Worship Service for the 7th Sunday after Pentecost

Hi everyone,

Welcome to worship for this 7th Sunday after Pentecost, landing on the 16th of July, 2023!

The bulletin for this service can be found here. In it, you will find the order of worship, the words of the liturgy with your responses in bold, the page and hymn numbers out of the ELW, and the full sermon manuscript. All the lyrics, readings, and responses will be on your screen as well, and the sermon is found on this page below the video.

For an enhanced online worship experience, you are invited to light a candle at the beginning of the service, and extinguish it near the end of the service after the sending hymn. You are also welcome to participate in communion by having something small to eat and drink nearby to consume at the appropriate time. Further instruction will be given during the service.

May God’s outlandish and steadfast and inclusive love be on all of you always!

God, your Word lands on various types of landscape, and it is seen and heard in surprising ways.  Soften our hearts to see and hear you this day, that we might see and hear you in all our days, in all people, through Jesus Christ our Lord.  Amen.

I think It’s pretty safe to say that we’re all Lutherans here, right?  Or at least we’re Christians of some kind?  Or at very least, we’ve all darkened the doorway of a church at one point in our lives… like today.  Or at least logged into our website or YouTube channel for that matter.  The point is, we all have some kind of experience with this Christian faith.  We all have some sort of prior knowledge that we gained from various sources and times that changed us to the point that led us to be here today.  We are drawn to church, we are drawn to this community, we are drawn to some sort of gathering and meeting of people who might be looking for something, expecting something, and perhaps hoping for something.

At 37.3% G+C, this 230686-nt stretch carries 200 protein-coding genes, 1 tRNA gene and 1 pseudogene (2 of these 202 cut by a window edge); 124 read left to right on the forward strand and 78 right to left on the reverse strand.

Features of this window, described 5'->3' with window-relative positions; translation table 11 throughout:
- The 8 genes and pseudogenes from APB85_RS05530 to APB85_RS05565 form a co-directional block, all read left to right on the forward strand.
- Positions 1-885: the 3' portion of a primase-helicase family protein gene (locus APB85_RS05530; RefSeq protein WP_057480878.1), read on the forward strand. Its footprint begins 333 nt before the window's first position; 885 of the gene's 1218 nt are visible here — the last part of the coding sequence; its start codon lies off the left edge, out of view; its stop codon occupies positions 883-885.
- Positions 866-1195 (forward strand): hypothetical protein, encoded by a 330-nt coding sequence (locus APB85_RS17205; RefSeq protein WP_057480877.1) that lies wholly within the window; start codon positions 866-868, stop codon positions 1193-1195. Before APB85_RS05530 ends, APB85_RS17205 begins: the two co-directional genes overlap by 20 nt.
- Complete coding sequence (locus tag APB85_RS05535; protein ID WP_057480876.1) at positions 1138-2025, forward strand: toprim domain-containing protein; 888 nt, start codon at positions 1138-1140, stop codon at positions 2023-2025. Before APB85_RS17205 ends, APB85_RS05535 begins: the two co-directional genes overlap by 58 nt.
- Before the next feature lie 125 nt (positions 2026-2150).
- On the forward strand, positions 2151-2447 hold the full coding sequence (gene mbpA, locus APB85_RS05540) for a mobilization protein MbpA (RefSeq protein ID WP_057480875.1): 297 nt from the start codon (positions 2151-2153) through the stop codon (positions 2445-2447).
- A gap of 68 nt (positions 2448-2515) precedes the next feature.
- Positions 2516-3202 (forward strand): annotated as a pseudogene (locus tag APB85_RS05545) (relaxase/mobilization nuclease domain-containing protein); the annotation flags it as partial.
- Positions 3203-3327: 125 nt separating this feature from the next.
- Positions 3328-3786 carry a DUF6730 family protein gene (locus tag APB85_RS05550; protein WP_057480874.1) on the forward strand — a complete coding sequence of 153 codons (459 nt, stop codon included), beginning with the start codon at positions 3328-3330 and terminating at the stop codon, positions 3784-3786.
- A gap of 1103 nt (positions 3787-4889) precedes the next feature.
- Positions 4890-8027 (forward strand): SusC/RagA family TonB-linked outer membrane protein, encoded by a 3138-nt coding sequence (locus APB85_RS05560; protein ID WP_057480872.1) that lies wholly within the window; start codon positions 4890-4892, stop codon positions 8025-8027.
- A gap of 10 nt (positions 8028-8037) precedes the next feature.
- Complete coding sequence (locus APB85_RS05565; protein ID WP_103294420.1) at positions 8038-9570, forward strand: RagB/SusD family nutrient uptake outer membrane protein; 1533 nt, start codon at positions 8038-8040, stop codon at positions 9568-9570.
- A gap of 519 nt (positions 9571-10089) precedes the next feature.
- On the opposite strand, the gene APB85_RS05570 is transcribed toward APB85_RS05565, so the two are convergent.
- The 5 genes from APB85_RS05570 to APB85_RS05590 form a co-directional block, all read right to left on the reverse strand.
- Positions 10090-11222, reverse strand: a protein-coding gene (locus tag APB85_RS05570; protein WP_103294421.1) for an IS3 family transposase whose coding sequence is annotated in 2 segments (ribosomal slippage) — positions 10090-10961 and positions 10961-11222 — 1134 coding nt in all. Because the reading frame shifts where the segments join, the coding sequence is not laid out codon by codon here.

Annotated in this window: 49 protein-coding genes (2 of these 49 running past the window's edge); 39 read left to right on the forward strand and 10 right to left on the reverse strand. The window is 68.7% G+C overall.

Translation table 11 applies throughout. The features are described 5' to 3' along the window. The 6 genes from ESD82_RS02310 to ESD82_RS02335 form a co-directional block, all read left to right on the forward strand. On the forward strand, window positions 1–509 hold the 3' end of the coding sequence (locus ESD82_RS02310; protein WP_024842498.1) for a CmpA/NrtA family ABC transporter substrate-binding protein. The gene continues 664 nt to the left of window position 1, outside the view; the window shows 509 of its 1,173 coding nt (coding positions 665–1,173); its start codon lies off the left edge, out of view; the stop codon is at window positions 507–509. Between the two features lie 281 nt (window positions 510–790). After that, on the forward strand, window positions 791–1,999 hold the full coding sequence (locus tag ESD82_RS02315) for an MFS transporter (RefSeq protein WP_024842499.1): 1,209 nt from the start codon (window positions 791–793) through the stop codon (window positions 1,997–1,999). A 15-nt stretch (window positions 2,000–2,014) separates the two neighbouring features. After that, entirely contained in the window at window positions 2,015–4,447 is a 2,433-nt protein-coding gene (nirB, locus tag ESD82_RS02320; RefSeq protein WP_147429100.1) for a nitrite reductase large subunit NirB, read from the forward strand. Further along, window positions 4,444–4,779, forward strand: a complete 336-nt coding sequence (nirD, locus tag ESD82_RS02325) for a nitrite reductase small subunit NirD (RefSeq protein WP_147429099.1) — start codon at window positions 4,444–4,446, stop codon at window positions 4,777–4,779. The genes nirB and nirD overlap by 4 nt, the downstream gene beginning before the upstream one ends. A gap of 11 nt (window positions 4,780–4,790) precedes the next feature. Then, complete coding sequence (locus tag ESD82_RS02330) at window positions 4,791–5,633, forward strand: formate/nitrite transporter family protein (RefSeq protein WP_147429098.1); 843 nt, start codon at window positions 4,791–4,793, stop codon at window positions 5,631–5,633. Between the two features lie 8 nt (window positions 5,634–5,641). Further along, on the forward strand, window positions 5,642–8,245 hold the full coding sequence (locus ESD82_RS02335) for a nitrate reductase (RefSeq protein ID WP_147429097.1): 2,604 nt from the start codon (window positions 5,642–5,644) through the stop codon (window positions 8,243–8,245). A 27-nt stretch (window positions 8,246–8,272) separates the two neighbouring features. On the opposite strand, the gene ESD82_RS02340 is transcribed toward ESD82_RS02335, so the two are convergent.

And so let’s be honest, if this was your first time in a church, is this the face that you were expecting to be up here?  It’s ok, I get it.  I’m not your typical pastor.  I’m not your typical Lutheran.  I’m not even your typical Christian.  I get that a lot.  People are like “you???” when they hear that I’m a pastor.  I mean that’s pretty much the reaction I get from people visiting the church during the week, I get that from other pastors from pretty much any denomination that I haven’t met before, I get that from the cops pretty much whenever I get pulled over and I tell them in hopes that I’m let off with a warning.  Not that I condone that kind of activity.

So I get it.  You think pastor and you have a certain image in your head, an image that I don’t fit into.  Like, I’m too young, I’m too cool, I’m too good looking.  But I’m the exact right amount of humble though, so that’s good.  And as I’ve learned throughout seminary and various conventions and other wider church events, I’m not a typical Lutheran because I’m not connected to the church through my ancestors enough, I’m not steeped in the liturgy and traditions enough, but the biggest and saddest reason is that I’m just not European enough.  I’ve mentioned this a few times, but I’m the first and currently the only Canadian born Asian male clergy in the whole ELCIC.  So I understand how it’s a surprise when you first see me and learn what I do for a living.

But don’t get me wrong, I’m not blaming anyone for this, it is just the unfortunate byproduct of our times, our context, and the way our church is with our history.  People are used to what they’re used to, and when something doesn’t fit into that, then it’s just kind of disorienting. 

But this kind of prejudice isn’t anything new.  In fact, I think it started since the beginning of time.  Since the creation of human beings, we have been sizing each other up, making assumptions based on appearance and background, and pretty much drawing lines in whatever sand that would even slightly suggest that a line can be drawn in it.

And through it all, it is always us, the line-drawers, that are on the “right” side of that line.  We are always on the “good” side of history.  We are always the ones that know better, can see better, and just in general are better.  We can’t help it, this mentality s ingrained in us, in our upbringing, in the very fibre of our society that makes us who we are.

For example, let’s take Jesus’ parable that we hear today.  A very familiar parable that has been talked about in bible studies and sermons over the ages.  But while Jesus in this passage does kind of explain what it means… we continue to hear the typical interpretations over and over, automatically cause us to relate to one of the two obvious characters in the story.